Vacation time – back in two weeks. Following is a “golden oldie” you may have missed.
Years ago babies were considered blank slates that parents and others wrote on. That meant that everything about the way the baby developed was due to the parents, which also meant that parents got a lot of blame if things went wrong. These days we know a great deal more about the capabilities of babies from the time they are born – basically arriving with skills that make them active partners in learning about the world as well as themselves.
For some years now researchers have been trying to find out what babies know and when they know it, by asking them questions. That may sound impossible, since babies can’t speak. However, researchers have found ways to ask their questions by using the things babies can do, like looking. Experiments have shown that babies show interest or preferences by looking longer at some things than at others. For example, this method showed infants’ preference for pictures of the human face as compared to other pictures.
More recent research, like that at the Yale Infant Cognition Center, is attempting to answer more complex questions, such as whether and when babies can tell right from wrong. In one experiment babies are shown a video in which a puppet struggles to open a box to get a toy and another puppet helps open the box. In a repeat version, a third puppet slams the box cover shut on the one trying to get the toy. The baby is then shown real replicas of the puppets and picks the helpful puppet either by looking at it, or an older baby by reaching for it.
In still another version of the video the puppet opening the box takes the toy and runs away with it. The next time, the previously helpful puppet slams the cover down to prevent a repeat of the “bad” behavior. The interpretation given to the first response is that babies prefer the “nice” puppet to the “mean” one. The second experiment is said to show that babies already relate positively to the punishment of bad behavior. The overall conclusion seems to be that babies at a young age understand right from wrong.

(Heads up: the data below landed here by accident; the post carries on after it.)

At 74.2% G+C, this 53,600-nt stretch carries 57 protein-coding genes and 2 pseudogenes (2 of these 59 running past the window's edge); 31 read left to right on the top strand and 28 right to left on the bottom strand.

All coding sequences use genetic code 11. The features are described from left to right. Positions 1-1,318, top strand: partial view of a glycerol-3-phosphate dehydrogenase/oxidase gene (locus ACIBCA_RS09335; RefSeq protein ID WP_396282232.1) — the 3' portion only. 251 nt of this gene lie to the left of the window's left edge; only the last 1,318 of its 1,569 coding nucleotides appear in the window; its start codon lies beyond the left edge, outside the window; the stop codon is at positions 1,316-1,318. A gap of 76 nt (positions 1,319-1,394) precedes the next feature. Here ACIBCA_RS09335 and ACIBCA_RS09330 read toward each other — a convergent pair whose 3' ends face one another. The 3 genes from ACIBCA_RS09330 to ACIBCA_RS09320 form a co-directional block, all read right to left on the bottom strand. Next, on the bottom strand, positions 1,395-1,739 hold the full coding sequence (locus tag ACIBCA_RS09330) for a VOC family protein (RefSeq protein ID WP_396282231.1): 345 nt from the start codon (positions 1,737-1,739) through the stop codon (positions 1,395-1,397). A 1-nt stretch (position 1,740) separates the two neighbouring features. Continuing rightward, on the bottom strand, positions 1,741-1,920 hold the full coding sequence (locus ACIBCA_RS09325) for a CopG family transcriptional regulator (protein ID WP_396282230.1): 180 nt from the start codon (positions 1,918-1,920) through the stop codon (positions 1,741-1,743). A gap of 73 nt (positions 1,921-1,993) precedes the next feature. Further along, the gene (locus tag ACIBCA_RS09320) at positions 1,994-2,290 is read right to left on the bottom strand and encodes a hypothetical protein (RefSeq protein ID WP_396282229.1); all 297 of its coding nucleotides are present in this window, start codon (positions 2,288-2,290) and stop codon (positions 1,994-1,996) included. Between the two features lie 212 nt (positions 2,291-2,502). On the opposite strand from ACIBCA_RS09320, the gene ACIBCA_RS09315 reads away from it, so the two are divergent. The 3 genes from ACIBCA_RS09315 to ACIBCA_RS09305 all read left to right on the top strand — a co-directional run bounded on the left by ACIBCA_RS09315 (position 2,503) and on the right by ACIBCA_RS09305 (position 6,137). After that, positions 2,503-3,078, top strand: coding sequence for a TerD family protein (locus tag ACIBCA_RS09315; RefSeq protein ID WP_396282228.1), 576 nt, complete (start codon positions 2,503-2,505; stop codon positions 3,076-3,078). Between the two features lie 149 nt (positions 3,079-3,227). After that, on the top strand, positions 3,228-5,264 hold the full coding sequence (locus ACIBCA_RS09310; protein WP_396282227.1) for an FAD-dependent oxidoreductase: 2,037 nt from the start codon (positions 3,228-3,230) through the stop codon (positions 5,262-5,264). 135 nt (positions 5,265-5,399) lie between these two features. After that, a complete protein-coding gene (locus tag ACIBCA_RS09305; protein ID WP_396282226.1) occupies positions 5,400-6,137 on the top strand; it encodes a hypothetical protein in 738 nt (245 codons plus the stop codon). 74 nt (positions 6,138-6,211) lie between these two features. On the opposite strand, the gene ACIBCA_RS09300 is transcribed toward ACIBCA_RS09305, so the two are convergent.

While these are interesting research findings about what babies are capable of responding to, one wonders if the interpretations made are not those of the adults. We really don’t know what these babies make of what they are seeing and what they really understand. The value judgments adults make of the videos used are just that – adult judgments, while the babies may be responding on a different level altogether. For example, babies reaching for the “nice” or “good” puppet may signify an emotional response to the video rather than the moral judgment of an adult. Perhaps it is kindness, or helpfulness that elicits the response and it is only later that adults label such behavior good or bad.
The same is true of another research experiment in empathy by another group. A video of a child of about 18 months using a hammer and peg game in play with his mother shows the mom pretending to be hit by the hammer. The child laughs, and playfully hits her again, but when the mom pretends to cry he looks worried and kisses her finger. Some observers interpret the child’s initial reaction as one of aggression. However, others familiar with observations of young children see the response as one of anxiety.
Often when young children get an unexpected response to their behavior from an adult they are unsure about what caused it. They may repeat the behavior to try to figure it out. It is as if they are asking a question, “What happened? What did I do?” A familiar example is when a child bites someone for the first time. This brings such a strong reaction from the adults on the scene that it is almost a given that the child will do it again to try to understand the event and its response.
Interpreting and misinterpreting the meaning of children’s behavior plays a significant part in the responses of parents and later teachers. Observing over time in nursery schools and other settings, one often sees interactions such as a child seemingly unprovoked pushing or hitting another child. However, the observer is aware that earlier the “aggressor” had been hit or pushed by that other child.
In the same way, at times the behavior of young children is labeled “lying” or “cheating”, and children may be reprimanded or punished accordingly. However, the behavior may have quite a different meaning in the context of a young child’s developmental level. That doesn’t mean such behavior is acceptable and does not require a response. Rather it may tell us that the necessary response may be one of teaching rather than punishing or criticizing.
Perhaps what we can take from the research is that starting from infancy we are inclined to be social creatures who respond well to kind and helpful behavior. Transposing this into appropriate social behavior is the task of development and education.
Babies arrive with the tools. The rest is up to us.